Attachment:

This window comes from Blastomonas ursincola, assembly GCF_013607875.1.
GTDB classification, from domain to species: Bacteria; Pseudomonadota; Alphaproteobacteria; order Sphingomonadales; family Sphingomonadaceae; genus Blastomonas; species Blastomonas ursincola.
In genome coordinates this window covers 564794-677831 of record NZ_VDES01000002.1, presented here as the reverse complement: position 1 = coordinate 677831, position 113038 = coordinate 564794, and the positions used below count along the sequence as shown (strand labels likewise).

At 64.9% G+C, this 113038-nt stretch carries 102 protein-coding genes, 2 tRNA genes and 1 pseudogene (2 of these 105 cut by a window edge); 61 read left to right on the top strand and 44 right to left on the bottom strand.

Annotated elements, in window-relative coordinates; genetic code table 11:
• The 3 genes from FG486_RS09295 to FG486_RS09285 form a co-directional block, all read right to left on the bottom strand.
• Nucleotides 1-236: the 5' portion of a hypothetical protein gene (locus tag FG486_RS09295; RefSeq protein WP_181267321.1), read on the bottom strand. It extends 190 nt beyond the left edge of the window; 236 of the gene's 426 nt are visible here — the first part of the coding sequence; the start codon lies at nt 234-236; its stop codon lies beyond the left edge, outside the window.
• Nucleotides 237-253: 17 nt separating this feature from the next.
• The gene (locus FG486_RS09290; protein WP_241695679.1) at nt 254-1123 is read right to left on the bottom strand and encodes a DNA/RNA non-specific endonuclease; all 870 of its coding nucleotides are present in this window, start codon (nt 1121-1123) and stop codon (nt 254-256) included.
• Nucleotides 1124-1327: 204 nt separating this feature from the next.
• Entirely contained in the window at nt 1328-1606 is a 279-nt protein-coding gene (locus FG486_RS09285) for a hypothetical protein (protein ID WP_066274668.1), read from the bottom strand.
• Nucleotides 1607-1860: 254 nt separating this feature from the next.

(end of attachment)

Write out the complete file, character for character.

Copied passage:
This window comes from Blastomonas ursincola, assembly GCF_013607875.1.
GTDB classification, from domain to species: Bacteria; Pseudomonadota; Alphaproteobacteria; order Sphingomonadales; family Sphingomonadaceae; genus Blastomonas; species Blastomonas ursincola.
In genome coordinates this window covers 564794-677831 of record NZ_VDES01000002.1, presented here as the reverse complement: position 1 = coordinate 677831, position 113038 = coordinate 564794, and the positions used below count along the sequence as shown (strand labels likewise).

At 64.9% G+C, this 113038-nt stretch carries 102 protein-coding genes, 2 tRNA genes and 1 pseudogene (2 of these 105 cut by a window edge); 61 read left to right on the top strand and 44 right to left on the bottom strand.

Annotated elements, in window-relative coordinates; genetic code table 11:
• The 3 genes from FG486_RS09295 to FG486_RS09285 form a co-directional block, all read right to left on the bottom strand.
• Nucleotides 1-236: the 5' portion of a hypothetical protein gene (locus tag FG486_RS09295; RefSeq protein WP_181267321.1), read on the bottom strand. It extends 190 nt beyond the left edge of the window; 236 of the gene's 426 nt are visible here — the first part of the coding sequence; the start codon lies at nt 234-236; its stop codon lies beyond the left edge, outside the window.
• Nucleotides 237-253: 17 nt separating this feature from the next.
• The gene (locus FG486_RS09290; protein WP_241695679.1) at nt 254-1123 is read right to left on the bottom strand and encodes a DNA/RNA non-specific endonuclease; all 870 of its coding nucleotides are present in this window, start codon (nt 1121-1123) and stop codon (nt 254-256) included.
• Nucleotides 1124-1327: 204 nt separating this feature from the next.
• Entirely contained in the window at nt 1328-1606 is a 279-nt protein-coding gene (locus FG486_RS09285) for a hypothetical protein (protein ID WP_066274668.1), read from the bottom strand.
• Nucleotides 1607-1860: 254 nt separating this feature from the next.